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Trio Shalva's debut recordingRiding Alone (Self Produced, 2011)captured a band at the dawn of its being. Yes, the group had formed in 2009, two calendar years before that album was released, but the music for that record was recorded in 2010, presenting a band that was basically just starting on its way. Now comes Breeza, the second leg of the trio's Judaica jazz journey.
While Trio Shalva basically makes its art through the fusion of Middle Eastern tones and Jewish ideals with jazz language and intent, it doesn't limit itself in terms of musical and geographical dividing lines. This outfit is just as likely to graft calypso-esque gaiety and soca grooves onto music with Hebraic origins ("Mizmor Laila") as it is to play things out in straight(er) fashion. Pianist Assaf Gleizner has no problem tossing off twinkling lines and a Cuban aside before going to post-bop places ("Ba LaShehuna Bahur Hadash"), bassist/oudist Koby Hayon has a completely different character on each instrument, and drummer Nadav Snir-Zelniker balances the fluid and firm in all of his work. When these personalities merge, they create a unique blend that gives Trio Shalva its identity.
Originals, new interpretations of traditional songs, an expansive take on a Beatles classic ("Eleanor Rigby"), and a Björk favorite ("Bachelorette") all sit comfortably next to one another, united through the language(s) spoken by these three men. Introspection has its place here, as does aggression, but no single mood dominates. The trio can get feisty and fresh, delivering music that's wholly coherent and firmly structured, yet quirky and somewhat disjointed ("Ani Godin"), but it's also capable of staying a mesmerizing course with melodica and oud in the picture ("Yad Anuga").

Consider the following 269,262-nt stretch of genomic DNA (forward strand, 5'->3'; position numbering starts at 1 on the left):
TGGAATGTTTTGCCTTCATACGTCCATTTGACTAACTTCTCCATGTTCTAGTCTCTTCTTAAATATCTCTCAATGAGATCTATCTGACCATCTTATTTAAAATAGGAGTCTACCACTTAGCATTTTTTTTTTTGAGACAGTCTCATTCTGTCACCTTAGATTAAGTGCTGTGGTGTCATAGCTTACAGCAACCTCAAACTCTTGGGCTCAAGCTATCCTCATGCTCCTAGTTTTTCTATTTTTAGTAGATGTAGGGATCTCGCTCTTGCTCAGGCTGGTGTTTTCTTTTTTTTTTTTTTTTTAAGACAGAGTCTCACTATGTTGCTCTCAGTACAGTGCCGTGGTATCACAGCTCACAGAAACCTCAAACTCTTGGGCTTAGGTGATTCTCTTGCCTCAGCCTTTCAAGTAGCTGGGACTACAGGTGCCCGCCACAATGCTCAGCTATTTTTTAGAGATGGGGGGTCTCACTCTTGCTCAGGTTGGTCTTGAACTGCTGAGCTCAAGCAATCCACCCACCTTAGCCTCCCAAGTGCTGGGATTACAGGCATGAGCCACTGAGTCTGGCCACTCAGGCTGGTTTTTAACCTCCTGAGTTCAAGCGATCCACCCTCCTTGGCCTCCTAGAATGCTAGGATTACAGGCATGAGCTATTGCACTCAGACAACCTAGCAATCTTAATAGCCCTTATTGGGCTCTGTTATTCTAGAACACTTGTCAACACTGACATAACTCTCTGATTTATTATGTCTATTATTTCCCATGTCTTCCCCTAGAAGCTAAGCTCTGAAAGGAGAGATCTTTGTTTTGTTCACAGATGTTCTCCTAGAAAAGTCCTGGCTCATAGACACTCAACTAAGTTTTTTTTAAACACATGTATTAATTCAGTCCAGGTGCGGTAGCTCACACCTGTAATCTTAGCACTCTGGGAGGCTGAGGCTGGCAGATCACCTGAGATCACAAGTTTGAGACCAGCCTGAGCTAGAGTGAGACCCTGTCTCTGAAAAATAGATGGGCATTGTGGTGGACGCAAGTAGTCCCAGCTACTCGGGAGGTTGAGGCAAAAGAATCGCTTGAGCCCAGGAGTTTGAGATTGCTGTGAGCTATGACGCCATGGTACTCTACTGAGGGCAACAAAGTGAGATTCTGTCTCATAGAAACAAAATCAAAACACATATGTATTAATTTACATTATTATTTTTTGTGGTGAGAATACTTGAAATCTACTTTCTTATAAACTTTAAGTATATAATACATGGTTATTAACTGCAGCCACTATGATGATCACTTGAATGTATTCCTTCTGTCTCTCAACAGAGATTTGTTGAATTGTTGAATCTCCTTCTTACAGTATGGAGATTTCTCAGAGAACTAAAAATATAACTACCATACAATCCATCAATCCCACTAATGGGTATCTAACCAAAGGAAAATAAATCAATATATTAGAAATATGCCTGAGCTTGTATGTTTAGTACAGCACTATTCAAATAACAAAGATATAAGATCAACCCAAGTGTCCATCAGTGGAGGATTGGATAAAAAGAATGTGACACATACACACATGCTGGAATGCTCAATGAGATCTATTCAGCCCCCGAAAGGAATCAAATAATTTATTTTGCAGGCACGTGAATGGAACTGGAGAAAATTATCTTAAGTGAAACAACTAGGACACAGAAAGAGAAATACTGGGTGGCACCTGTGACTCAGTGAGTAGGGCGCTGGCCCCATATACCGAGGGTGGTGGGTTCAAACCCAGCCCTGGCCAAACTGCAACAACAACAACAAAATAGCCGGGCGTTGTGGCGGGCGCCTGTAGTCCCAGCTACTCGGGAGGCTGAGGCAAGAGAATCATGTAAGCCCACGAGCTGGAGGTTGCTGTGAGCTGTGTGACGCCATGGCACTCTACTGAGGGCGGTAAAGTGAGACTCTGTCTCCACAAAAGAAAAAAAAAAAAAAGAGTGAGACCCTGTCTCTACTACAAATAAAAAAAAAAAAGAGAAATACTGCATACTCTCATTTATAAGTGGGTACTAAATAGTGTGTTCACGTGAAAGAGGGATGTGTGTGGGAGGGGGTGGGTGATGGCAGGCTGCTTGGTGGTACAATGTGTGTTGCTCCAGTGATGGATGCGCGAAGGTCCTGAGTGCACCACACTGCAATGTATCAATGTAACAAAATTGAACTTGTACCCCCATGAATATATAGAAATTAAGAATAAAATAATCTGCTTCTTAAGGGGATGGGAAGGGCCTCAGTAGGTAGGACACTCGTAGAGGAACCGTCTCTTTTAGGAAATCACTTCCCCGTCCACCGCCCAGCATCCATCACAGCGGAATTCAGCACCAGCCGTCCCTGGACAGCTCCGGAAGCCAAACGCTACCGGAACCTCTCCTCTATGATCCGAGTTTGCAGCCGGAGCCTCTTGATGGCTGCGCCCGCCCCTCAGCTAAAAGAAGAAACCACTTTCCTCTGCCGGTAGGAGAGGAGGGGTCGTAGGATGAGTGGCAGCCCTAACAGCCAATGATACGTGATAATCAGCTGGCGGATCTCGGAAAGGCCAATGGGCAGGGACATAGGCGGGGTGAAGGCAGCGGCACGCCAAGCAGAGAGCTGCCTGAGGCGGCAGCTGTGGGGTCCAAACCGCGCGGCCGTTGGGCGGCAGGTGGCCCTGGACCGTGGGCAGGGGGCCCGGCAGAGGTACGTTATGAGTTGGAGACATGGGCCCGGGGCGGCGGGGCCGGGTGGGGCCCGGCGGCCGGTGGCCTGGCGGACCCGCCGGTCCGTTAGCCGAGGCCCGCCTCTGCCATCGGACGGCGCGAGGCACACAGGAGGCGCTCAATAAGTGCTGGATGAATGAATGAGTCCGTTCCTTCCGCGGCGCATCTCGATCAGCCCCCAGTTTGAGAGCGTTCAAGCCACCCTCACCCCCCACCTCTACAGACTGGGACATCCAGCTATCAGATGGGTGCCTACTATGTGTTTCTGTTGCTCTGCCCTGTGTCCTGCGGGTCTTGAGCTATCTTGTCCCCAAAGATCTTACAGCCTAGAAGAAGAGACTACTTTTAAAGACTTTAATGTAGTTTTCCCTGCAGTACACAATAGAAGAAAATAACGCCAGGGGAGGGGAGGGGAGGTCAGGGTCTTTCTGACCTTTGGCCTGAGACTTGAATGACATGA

Riding Alone was a pleasing debut, but Breeza is a notch above it. The years between the two records have only helped to deepen the connection between these three men.
Track Listing: Mizmor Laila; Hatzot; Ad Olam Ahake; Ba LaShehuna Bahur Hadash; Yad Anuga; Eleanor Rigby; Ani Godin; Isabella; Bachelorette.
I love jazz because anything is possible; it has few rules and the best jazz breaks those ones. I prefer free improv because it doesn't really have any rules at all.
I was first exposed to jazz in my teens (in the late sixties).
The first jazz record I bought was Filles de Kilimanjaro by Miles Davis, shortly followed by Extrapolation by John McLaughlin.
My advice to new listeners is to listen as widely as possible and not to make snap judgments--stick with it.